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Often, when we discuss with trainers their methods of training supply, I learn that radar technology is taught exclusively based on PowerPoint slides. It makes me feel uncomfortable to see that for a driver's licence, or for a hairdresser's qualification, you need hands-on training, but for the people who are in charge of the security of millions of lives, PowerPoint slides should be good enough. That does not work!

New call-to-actionIf we look at it from a pedagogical angle, a pure instructor-led teaching approach leads at maximum to comprehension. Required skills like application or analytics know how are not even marginally touched, let alone synthesis or evaluation skills.

When ATCOs and ATSEP are trained on Aerodrome Simulators and APP/ACC Simulators, they are trained and qualified on processes.

But in procedural training, they do not get the hands-on experience which will help them to get insight into the characteristics of radar and which will allow to apply he technology correctly, and to act accordingly, when the system is depreciated, jammed or discalibrated.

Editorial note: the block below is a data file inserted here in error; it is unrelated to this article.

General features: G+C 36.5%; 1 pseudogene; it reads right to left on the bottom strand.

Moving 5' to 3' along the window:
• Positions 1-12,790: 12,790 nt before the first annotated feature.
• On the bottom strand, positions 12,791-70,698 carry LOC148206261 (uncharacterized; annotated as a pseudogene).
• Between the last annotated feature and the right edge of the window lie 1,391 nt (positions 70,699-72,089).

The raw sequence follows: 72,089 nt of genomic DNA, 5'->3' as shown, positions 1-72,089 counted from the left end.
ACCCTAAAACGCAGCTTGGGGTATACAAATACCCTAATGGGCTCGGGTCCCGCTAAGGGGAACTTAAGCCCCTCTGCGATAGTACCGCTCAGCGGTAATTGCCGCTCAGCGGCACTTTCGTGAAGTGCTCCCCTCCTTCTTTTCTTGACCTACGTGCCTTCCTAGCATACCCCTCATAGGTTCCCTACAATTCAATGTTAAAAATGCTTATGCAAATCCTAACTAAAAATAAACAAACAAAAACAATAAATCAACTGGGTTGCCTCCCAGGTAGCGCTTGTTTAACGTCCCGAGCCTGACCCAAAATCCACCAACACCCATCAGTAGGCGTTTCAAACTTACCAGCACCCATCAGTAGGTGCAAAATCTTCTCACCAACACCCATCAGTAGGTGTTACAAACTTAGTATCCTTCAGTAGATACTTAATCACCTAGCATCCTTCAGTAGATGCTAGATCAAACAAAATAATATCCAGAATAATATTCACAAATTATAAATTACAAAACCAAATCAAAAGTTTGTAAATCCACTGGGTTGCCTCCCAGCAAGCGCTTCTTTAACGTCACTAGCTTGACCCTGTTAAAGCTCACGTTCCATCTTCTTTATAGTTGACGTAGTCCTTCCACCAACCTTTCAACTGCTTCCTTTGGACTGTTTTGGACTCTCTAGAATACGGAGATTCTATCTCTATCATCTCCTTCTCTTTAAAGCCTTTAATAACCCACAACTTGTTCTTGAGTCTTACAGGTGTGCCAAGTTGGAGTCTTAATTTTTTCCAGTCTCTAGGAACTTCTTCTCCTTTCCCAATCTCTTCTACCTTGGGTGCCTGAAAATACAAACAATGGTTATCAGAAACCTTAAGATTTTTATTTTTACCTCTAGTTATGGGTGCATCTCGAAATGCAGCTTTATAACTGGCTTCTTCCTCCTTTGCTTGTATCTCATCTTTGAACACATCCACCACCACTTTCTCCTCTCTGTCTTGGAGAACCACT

Don't get me wrong, PowerPoint is a wonderful tool to document and visualize theory. We share PPTs in our seminars. They cover a relevant role within a blended learning approach. But they cannot replace the active, practical learning experience on A-Scope, B-Scope and PPI, with C-FAR, STC and FFT, Doppler effects, MTI or even with Tracks and Plots.

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The good news is, an ATCO or ATSEP that has been trained on a radar training system will be much for efficient during his or her time on the Aerodrome and Radar Simulator as the underlying principles are clear. And they will be well prepared for the daily challenges in their job in air traffic control.

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